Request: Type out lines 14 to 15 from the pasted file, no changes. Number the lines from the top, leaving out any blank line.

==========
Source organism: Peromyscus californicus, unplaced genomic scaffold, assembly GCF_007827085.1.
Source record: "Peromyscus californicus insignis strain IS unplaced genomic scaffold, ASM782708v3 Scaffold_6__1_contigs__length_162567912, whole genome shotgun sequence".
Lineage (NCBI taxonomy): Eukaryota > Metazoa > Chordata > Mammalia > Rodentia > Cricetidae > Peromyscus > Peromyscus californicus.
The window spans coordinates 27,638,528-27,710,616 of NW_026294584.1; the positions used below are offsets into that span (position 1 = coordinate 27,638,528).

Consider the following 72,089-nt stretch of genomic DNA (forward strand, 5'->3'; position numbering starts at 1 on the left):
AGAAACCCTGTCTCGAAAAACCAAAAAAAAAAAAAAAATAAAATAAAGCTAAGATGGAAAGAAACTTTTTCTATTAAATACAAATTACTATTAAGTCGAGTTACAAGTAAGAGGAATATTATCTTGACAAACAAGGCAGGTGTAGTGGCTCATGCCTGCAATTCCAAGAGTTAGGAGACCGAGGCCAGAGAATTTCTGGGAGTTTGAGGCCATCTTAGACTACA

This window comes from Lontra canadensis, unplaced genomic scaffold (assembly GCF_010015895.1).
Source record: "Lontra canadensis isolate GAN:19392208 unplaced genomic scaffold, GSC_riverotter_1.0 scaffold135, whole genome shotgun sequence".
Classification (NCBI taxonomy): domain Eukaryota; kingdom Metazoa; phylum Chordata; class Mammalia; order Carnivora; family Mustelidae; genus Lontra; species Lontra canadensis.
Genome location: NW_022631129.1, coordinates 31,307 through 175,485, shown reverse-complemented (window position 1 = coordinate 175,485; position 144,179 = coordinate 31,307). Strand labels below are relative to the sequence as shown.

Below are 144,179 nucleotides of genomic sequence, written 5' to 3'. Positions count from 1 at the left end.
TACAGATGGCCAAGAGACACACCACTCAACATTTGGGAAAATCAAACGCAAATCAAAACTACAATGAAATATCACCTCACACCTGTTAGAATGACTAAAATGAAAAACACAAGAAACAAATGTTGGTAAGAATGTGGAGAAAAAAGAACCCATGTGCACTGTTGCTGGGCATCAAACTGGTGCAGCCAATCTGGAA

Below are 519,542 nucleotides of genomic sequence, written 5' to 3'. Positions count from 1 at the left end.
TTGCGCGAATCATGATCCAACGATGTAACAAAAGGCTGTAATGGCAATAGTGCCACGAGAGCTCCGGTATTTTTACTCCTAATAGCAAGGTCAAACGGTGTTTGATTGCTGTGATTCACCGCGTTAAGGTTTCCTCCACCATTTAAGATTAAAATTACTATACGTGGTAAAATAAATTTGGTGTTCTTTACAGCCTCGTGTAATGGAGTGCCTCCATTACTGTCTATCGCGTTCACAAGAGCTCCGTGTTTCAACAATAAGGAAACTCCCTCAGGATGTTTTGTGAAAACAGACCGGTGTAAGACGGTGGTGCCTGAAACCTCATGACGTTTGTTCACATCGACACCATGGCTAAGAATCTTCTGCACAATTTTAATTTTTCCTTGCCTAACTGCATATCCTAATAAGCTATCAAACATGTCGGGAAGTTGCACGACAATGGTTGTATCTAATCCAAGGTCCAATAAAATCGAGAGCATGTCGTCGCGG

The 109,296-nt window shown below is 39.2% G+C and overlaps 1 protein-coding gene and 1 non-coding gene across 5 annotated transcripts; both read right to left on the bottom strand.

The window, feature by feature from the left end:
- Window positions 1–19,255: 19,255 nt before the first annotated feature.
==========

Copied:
TTGCGCGAATCATGATCCAACGATGTAACAAAAGGCTGTAATGGCAATAGTGCCACGAGAGCTCCGGTATTTTTACTCCTAATAGCAAGGTCAAACGGTGTTTGATTGCTGTGATTCACCGCGTTAAGGTTTCCTCCACCATTTAAGATTAAAATTACTATACGTGGTAAAATAAATTTGGTGTTCTTTACAGCCTCGTGTAATGGAGTGCCTCCATTACTGTCTATCGCGTTCACAAGAGCTCCGTGTTTCAACAATAAGGAAACTCCCTCAGGATGTTTTGTGAAAACAGACCGGTGTAAGACGGTGGTGCCTGAAACCTCATGACGTTTGTTCACATCGACACCATGGCTAAGAATCTTCTGCACAATTTTAATTTTTCCTTGCCTAACTGCATATCCTAATAAGCTATCAAACATGTCGGGAAGTTGCACGACAATGGTTGTATCTAATCCAAGGTCCAATAAAATCGAGAGCATGTCGTCGCGG

The 109,296-nt window shown below is 39.2% G+C and overlaps 1 protein-coding gene and 1 non-coding gene across 5 annotated transcripts; both read right to left on the bottom strand.